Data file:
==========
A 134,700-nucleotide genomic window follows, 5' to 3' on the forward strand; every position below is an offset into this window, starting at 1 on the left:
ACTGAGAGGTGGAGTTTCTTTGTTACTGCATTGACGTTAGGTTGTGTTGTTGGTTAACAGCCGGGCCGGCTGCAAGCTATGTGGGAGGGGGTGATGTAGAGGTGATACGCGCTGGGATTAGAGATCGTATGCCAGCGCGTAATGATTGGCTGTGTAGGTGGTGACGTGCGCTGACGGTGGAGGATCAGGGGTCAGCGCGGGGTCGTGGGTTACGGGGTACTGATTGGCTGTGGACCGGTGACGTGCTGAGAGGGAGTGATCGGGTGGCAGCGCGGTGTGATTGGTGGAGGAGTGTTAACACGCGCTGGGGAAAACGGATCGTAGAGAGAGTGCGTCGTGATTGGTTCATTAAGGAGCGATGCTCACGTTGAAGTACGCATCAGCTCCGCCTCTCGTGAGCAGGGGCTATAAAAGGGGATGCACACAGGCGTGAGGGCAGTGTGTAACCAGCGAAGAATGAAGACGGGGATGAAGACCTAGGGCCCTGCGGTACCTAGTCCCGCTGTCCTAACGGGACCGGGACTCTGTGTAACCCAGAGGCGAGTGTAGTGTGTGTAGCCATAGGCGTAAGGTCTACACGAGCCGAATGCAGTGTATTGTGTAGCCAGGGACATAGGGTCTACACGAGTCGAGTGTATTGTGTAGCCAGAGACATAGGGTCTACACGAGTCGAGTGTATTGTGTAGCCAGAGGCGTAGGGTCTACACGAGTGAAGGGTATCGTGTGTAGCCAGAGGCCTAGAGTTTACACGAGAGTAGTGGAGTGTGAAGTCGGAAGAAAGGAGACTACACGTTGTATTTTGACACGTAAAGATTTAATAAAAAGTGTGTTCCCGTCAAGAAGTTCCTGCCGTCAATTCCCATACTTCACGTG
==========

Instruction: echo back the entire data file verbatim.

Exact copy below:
A 134,700-nucleotide genomic window follows, 5' to 3' on the forward strand; every position below is an offset into this window, starting at 1 on the left:
ACTGAGAGGTGGAGTTTCTTTGTTACTGCATTGACGTTAGGTTGTGTTGTTGGTTAACAGCCGGGCCGGCTGCAAGCTATGTGGGAGGGGGTGATGTAGAGGTGATACGCGCTGGGATTAGAGATCGTATGCCAGCGCGTAATGATTGGCTGTGTAGGTGGTGACGTGCGCTGACGGTGGAGGATCAGGGGTCAGCGCGGGGTCGTGGGTTACGGGGTACTGATTGGCTGTGGACCGGTGACGTGCTGAGAGGGAGTGATCGGGTGGCAGCGCGGTGTGATTGGTGGAGGAGTGTTAACACGCGCTGGGGAAAACGGATCGTAGAGAGAGTGCGTCGTGATTGGTTCATTAAGGAGCGATGCTCACGTTGAAGTACGCATCAGCTCCGCCTCTCGTGAGCAGGGGCTATAAAAGGGGATGCACACAGGCGTGAGGGCAGTGTGTAACCAGCGAAGAATGAAGACGGGGATGAAGACCTAGGGCCCTGCGGTACCTAGTCCCGCTGTCCTAACGGGACCGGGACTCTGTGTAACCCAGAGGCGAGTGTAGTGTGTGTAGCCATAGGCGTAAGGTCTACACGAGCCGAATGCAGTGTATTGTGTAGCCAGGGACATAGGGTCTACACGAGTCGAGTGTATTGTGTAGCCAGAGACATAGGGTCTACACGAGTCGAGTGTATTGTGTAGCCAGAGGCGTAGGGTCTACACGAGTGAAGGGTATCGTGTGTAGCCAGAGGCCTAGAGTTTACACGAGAGTAGTGGAGTGTGAAGTCGGAAGAAAGGAGACTACACGTTGTATTTTGACACGTAAAGATTTAATAAAAAGTGTGTTCCCGTCAAGAAGTTCCTGCCGTCAATTCCCATACTTCACGTG